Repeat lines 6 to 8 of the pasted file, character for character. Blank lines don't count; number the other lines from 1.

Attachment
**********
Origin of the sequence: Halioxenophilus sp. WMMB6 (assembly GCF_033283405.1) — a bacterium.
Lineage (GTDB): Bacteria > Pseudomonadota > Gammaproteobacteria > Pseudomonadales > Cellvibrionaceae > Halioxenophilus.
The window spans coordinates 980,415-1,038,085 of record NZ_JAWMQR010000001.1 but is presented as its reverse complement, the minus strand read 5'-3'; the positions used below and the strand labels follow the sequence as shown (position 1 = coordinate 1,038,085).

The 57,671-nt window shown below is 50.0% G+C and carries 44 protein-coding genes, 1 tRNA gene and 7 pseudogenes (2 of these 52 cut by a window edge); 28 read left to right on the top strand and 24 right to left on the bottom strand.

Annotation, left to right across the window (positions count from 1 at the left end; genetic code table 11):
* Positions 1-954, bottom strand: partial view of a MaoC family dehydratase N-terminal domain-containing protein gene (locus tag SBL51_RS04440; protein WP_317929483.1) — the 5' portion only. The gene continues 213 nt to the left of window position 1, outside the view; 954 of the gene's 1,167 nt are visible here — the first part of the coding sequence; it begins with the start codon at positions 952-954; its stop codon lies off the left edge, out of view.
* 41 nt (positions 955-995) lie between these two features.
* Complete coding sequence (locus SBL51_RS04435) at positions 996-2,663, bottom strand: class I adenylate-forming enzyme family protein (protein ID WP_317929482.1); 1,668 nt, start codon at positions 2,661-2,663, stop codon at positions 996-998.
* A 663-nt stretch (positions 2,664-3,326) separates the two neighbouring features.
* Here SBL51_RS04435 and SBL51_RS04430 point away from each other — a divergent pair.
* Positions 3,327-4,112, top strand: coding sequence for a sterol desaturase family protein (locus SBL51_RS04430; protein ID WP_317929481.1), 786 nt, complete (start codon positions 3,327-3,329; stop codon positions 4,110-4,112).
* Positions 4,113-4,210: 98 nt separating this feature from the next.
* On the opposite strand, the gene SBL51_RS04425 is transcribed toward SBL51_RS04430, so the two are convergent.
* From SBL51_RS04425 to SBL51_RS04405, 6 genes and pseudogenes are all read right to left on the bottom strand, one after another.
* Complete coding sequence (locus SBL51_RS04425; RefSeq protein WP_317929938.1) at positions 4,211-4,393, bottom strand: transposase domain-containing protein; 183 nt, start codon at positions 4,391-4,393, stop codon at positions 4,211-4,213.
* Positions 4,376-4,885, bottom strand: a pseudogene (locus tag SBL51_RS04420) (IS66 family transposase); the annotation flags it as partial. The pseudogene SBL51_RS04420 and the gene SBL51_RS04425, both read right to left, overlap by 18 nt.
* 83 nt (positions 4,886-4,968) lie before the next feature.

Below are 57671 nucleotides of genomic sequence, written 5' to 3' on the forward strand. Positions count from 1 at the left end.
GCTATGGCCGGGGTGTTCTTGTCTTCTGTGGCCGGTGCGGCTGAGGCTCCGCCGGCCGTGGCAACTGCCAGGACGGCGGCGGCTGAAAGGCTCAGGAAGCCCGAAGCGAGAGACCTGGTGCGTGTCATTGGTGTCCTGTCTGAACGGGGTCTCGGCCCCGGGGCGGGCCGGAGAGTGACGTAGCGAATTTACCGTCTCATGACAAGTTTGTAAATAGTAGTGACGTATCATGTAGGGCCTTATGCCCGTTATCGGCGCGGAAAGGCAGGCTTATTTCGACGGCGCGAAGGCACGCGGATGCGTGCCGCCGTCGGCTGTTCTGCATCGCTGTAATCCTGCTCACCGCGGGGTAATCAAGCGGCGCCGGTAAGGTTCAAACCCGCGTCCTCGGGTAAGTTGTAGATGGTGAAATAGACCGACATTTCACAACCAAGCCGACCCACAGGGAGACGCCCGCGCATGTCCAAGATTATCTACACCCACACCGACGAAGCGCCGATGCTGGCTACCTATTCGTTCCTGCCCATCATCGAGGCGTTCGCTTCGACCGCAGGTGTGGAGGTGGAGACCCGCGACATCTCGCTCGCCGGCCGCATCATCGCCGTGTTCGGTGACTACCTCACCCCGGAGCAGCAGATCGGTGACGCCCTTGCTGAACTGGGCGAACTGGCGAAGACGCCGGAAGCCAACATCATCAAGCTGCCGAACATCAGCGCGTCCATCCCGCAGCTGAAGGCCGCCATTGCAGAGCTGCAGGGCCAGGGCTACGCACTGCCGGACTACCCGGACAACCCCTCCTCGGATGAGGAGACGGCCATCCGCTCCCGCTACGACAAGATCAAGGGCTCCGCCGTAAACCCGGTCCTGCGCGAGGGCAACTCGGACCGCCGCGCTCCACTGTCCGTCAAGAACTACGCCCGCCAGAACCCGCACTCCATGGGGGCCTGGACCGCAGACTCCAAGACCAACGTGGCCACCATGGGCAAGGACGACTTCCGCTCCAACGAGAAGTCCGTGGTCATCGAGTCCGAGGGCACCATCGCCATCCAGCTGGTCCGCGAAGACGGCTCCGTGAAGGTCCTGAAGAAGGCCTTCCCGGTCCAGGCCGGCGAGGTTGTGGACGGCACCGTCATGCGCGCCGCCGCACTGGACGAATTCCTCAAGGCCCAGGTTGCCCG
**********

* Positions 1-954, bottom strand: partial view of a MaoC family dehydratase N-terminal domain-containing protein gene (locus tag SBL51_RS04440; protein WP_317929483.1) — the 5' portion only. The gene continues 213 nt to the left of window position 1, outside the view; 954 of the gene's 1,167 nt are visible here — the first part of the coding sequence; it begins with the start codon at positions 952-954; its stop codon lies off the left edge, out of view.
* 41 nt (positions 955-995) lie between these two features.
* Complete coding sequence (locus SBL51_RS04435) at positions 996-2,663, bottom strand: class I adenylate-forming enzyme family protein (protein ID WP_317929482.1); 1,668 nt, start codon at positions 2,661-2,663, stop codon at positions 996-998.